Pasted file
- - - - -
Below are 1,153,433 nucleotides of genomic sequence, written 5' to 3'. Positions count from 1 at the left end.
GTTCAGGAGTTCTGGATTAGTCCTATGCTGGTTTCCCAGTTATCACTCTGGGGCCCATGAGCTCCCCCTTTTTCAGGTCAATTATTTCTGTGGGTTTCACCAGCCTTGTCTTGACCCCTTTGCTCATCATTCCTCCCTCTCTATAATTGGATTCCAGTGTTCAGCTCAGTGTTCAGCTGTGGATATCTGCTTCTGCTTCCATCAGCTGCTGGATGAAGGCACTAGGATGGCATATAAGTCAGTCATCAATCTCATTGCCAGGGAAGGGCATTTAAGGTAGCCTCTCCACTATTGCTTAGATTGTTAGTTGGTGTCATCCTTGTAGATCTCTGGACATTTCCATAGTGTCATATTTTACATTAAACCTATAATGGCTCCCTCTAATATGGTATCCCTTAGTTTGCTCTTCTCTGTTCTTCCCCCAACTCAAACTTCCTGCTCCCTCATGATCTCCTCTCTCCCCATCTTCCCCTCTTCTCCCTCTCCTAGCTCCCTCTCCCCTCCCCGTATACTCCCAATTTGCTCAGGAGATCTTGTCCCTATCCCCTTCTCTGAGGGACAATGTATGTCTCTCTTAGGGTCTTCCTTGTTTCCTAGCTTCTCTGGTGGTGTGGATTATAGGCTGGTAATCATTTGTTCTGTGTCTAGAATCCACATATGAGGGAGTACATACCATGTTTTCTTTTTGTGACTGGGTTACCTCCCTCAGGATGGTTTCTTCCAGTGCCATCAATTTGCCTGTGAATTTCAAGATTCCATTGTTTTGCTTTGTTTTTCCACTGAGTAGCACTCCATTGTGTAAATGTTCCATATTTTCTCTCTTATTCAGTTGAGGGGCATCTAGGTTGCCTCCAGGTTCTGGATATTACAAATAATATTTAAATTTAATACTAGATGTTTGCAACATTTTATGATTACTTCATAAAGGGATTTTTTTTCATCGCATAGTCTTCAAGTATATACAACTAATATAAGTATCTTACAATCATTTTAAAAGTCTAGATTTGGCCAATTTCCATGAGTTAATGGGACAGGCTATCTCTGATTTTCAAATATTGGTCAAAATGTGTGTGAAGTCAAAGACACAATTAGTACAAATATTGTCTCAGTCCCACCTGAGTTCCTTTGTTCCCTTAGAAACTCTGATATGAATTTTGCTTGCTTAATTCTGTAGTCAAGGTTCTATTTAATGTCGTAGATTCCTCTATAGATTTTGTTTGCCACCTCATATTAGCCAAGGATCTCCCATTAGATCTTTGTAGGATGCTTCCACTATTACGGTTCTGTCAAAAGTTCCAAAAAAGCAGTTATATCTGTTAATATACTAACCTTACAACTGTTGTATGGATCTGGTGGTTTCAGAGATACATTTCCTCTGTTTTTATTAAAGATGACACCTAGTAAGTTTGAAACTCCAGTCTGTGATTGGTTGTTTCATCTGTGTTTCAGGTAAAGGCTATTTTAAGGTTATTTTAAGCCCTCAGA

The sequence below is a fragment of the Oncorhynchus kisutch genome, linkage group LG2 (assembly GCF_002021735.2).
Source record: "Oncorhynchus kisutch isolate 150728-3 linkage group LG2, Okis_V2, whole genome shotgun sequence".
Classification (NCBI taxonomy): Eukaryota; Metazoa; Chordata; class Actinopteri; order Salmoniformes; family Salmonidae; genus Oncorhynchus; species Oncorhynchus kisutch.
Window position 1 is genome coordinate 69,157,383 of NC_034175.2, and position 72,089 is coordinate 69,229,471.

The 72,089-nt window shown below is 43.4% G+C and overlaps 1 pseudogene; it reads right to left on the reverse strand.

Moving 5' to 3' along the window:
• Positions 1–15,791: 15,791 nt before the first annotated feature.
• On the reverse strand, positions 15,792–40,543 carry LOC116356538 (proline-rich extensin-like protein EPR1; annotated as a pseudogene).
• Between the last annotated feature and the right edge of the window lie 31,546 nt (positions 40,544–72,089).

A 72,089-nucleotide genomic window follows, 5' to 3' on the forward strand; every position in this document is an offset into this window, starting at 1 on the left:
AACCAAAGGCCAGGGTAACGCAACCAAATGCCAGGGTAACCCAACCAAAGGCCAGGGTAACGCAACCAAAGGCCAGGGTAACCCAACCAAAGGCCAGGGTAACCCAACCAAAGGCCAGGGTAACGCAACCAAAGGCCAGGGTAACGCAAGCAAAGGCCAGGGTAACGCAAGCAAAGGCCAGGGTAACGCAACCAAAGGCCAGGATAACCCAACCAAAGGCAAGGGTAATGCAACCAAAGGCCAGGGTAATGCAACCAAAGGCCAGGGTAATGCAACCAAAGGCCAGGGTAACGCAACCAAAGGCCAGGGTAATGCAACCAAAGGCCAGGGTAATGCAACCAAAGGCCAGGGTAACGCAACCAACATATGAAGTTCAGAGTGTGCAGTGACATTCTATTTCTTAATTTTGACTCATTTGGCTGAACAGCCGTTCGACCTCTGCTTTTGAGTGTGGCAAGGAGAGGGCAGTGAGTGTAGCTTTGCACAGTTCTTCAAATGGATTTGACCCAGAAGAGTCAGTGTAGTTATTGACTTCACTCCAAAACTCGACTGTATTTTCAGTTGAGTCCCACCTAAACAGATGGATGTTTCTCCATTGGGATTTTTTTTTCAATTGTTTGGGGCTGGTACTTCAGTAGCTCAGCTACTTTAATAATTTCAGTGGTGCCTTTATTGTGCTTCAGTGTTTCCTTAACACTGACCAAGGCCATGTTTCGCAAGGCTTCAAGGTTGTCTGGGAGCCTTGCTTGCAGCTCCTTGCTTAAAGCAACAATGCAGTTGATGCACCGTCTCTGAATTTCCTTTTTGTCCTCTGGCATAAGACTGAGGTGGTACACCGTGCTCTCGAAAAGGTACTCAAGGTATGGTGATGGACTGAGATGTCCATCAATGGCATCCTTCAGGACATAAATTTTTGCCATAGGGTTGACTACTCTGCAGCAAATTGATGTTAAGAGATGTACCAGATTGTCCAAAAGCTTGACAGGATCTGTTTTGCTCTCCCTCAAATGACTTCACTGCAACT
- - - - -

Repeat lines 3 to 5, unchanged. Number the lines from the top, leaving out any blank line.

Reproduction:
The sequence below is a fragment of the Oncorhynchus kisutch genome, linkage group LG2 (assembly GCF_002021735.2).
Source record: "Oncorhynchus kisutch isolate 150728-3 linkage group LG2, Okis_V2, whole genome shotgun sequence".
Classification (NCBI taxonomy): Eukaryota; Metazoa; Chordata; class Actinopteri; order Salmoniformes; family Salmonidae; genus Oncorhynchus; species Oncorhynchus kisutch.